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The Good Phight’s 2022 bold predictions

Where we give you the boldest of the bold

Baltimore Orioles v Philadelphia Phillies Photo by Julio Aguilar/Getty Images

Making predictions is a fun pastime. Others think it foolhardy to try and predict the future, especially in baseball where any little sample size can change the outlook of an entire season. Fear not, though, for we shall not shy away from making some bold predictions of our own, ones that are sure to come true during the season in some form or shape.

Without further ado, here are your boldest of the bold, the predictions that are sure to come true by the time the season ends this year!

Ethan Witte: Sometimes, being bold can also be boring. It would be bold to say “Zack Wheeler is going to repeat his outstanding 2021 season” since he has the talent to do so, but that’s not bold. We all know what Wheeler is capable of, so why say that kind of prediction is bold? Instead, let’s go BOLD bold, maybe even a little crazy.

Hear me out: the bullpen will be a top 12 or higher unit, via WPA.

For me personally, when I evaluate relievers, I just want to know: are they helping the team win? If they are, naturally you’d expect them to have a WPA on the positive side, maybe even well above average, or in this case, uh...well above positive (?). However you want to put it, I think this unit has the potential to do something that hasn’t been done in a while. The last time the Phillies’ relief corps has registered a positive WPA was in 2019 (2.63, 15th in MLB). Before that, they were 11th in 2018 (2.71 WPA), so they weren’t the smoldering trash heap they’ve been the past few seasons. But this year, I think they’ve added just enough arms that have better upside than they have in the past. Corey Knebel will be a 30 save closer, Brad Hand will rediscover something that makes him a solid 1-2 WAR reliever and Seranthony Dominguez will get back to his old self and be one of the more dominant middle relievers in the game. The rest of the bullpen will do just enough to make sure that this unit as a whole goes under the radar all season and helps lead this team to a playoff spot.

Jay Polinsky: The Phillies...are going to win the division by at least 3 games. Yep, they are not only going to break their playoff drought, but destroy the competition and take their first division title since 2011. It is only Spring Training, but I’ve seen enough out of this offense to believe that this team is just going to crush the ball almost each and every night to overcome even the worst bullpen struggles (which of course are going to happen). With potential Mickey Moniak and Bryson Stott breakouts there are no soft spots in the lineup and even if they can’t hit them around each inning, they are going to grind through pitchers like it is nobody’s business. If you can’t tell already, I’m absolutely hyped up by this team.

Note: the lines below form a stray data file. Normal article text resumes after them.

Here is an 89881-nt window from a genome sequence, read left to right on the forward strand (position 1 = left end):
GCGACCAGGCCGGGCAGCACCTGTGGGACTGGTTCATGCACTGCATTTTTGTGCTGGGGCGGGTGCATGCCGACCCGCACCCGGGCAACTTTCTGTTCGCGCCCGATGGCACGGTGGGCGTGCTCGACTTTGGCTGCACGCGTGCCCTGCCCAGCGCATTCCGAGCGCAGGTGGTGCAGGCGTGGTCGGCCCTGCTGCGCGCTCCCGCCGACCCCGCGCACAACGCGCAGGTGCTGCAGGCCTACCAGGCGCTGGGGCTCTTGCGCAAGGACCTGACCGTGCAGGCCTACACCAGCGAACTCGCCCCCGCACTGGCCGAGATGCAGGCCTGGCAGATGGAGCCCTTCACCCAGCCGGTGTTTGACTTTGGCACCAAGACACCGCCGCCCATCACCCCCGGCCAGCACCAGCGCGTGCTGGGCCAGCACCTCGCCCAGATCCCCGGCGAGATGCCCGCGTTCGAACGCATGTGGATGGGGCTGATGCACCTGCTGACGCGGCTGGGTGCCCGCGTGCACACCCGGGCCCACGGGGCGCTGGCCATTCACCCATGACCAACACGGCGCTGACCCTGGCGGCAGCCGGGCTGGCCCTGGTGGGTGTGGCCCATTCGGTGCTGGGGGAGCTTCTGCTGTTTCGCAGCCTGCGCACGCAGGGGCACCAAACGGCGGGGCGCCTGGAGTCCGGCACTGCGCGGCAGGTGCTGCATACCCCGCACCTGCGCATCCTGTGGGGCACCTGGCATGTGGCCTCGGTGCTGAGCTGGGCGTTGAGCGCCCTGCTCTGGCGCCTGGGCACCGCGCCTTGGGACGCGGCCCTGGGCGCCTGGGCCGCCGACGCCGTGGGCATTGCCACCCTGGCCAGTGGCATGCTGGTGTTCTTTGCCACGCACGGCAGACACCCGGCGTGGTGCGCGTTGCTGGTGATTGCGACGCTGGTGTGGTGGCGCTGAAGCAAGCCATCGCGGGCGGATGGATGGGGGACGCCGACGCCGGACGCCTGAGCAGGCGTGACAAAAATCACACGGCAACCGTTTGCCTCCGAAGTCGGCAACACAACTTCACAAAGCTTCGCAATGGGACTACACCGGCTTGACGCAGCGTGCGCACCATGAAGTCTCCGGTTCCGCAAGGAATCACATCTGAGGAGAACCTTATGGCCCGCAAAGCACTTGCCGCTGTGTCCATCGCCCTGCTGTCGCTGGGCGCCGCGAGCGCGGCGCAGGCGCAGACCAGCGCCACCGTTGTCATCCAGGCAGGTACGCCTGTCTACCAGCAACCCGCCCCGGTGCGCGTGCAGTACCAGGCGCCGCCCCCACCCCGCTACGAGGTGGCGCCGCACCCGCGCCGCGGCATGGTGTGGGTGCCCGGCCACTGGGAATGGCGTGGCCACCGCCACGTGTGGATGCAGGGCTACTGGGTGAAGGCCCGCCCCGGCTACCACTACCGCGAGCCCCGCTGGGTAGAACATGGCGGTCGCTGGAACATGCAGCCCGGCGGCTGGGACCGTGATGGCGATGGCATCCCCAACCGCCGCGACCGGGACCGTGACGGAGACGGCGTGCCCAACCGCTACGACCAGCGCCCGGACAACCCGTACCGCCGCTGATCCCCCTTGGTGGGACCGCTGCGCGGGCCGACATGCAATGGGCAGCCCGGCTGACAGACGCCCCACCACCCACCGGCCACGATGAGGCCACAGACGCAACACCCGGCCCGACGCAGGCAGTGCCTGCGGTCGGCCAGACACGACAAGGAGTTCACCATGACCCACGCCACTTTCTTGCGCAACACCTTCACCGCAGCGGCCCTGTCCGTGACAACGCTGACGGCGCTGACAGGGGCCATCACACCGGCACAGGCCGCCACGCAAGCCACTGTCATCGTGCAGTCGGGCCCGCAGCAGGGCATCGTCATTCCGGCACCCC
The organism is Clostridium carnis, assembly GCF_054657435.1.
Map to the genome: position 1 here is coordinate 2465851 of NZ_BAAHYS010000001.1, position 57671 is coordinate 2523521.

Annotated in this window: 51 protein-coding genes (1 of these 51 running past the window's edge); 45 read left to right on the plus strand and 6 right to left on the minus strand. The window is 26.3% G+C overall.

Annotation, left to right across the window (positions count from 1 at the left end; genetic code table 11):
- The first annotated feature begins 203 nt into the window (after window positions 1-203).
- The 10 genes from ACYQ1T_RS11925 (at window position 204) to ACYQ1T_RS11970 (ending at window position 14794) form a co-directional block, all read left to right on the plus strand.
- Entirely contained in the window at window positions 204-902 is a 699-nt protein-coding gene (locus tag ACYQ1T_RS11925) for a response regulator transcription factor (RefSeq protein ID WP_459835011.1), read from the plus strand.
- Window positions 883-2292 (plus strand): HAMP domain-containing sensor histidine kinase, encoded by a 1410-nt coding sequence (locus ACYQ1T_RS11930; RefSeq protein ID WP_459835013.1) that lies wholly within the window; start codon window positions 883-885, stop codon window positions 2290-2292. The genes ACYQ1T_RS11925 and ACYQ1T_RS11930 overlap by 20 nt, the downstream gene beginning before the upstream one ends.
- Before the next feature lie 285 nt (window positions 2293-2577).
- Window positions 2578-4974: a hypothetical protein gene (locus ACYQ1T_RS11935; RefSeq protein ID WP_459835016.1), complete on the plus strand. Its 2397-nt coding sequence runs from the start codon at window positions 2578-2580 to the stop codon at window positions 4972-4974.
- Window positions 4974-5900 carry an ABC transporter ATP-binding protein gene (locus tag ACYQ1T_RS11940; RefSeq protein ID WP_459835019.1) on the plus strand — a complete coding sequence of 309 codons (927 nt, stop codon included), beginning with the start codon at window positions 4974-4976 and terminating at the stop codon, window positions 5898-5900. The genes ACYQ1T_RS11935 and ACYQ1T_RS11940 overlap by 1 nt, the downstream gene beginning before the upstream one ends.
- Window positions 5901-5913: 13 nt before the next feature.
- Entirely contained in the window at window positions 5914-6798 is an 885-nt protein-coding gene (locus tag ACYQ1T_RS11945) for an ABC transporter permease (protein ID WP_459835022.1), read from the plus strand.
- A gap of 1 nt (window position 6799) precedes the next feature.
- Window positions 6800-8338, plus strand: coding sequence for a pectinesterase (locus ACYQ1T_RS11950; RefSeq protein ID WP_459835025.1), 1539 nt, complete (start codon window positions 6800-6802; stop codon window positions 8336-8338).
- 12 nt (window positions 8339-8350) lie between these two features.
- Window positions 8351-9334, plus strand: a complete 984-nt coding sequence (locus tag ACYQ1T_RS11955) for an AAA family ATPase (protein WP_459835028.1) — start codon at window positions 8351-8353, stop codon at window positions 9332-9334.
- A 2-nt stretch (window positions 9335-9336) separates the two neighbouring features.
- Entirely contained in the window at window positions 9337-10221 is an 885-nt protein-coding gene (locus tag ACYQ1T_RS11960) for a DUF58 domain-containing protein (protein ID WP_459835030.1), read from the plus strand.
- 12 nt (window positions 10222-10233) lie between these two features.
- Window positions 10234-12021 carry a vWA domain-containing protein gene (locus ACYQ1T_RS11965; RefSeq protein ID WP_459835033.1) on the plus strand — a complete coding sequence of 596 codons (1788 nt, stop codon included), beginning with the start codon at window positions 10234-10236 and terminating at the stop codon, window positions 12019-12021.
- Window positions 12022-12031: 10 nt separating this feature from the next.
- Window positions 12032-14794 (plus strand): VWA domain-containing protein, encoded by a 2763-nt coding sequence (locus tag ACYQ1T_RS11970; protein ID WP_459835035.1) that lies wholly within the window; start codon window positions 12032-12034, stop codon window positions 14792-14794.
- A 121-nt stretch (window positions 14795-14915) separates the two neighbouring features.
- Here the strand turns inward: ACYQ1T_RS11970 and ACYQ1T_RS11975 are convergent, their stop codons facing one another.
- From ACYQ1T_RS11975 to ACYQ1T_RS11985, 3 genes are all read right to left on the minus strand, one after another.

Allie Foster: The team leader at the All Star break in home runs won’t be one of the obvious choices.

I said this in the TGP group chat last week and was met with a bunch of “this chick is crazy” responses, and maybe I am. It’s insane to think that the team leader in homers at the midpoint of the season won’t be one of Harper, Realmuto, Hoskins, Schwarber, or Castellanos. But I think pitchers are going to be extremely wary of how they face the big guns in this lineup. Teams are going to have more video review on where not to throw the ball when facing the five-headed power monster and in the beginning of the season, it might work in their favor. Since teams will focus so much on those five players, they’ll be less concerned with the rest of the lineup. Because of that, Segura, Gregorius, Bohm, and whoever is in center will get better pitches and more mistakes to hit. Segura has sneaky power and could easily find himself as the team home run leader with the right opportunities, Gregorius and Bohm (if they have bounce-back offensive seasons) are both capable of stringing together enough clusters of homers to lead in the beginning, and if Mickey Moniak somehow finds himself as the starter in center with any regularity he’s shown in spring training that he’s more than capable of keeping up with the big boys. At the end of the season, it will be one of the five heads atop the team leaderboard. But I wouldn’t be too surprised if someone else leads the pack in the first half.

Leo Morgenstern: Bryan Reynolds will be on the Phillies by August 2 at 5:59pm.

Maybe I’m getting greedy. We were just gifted with the most exciting offseason since Cliffmas, and now I’m predicting the most exciting trade deadline move since Hunter Pence. But as we learned when the Phillies finally went over the luxury tax to sign Nick Castellanos, nothing is off the table anymore.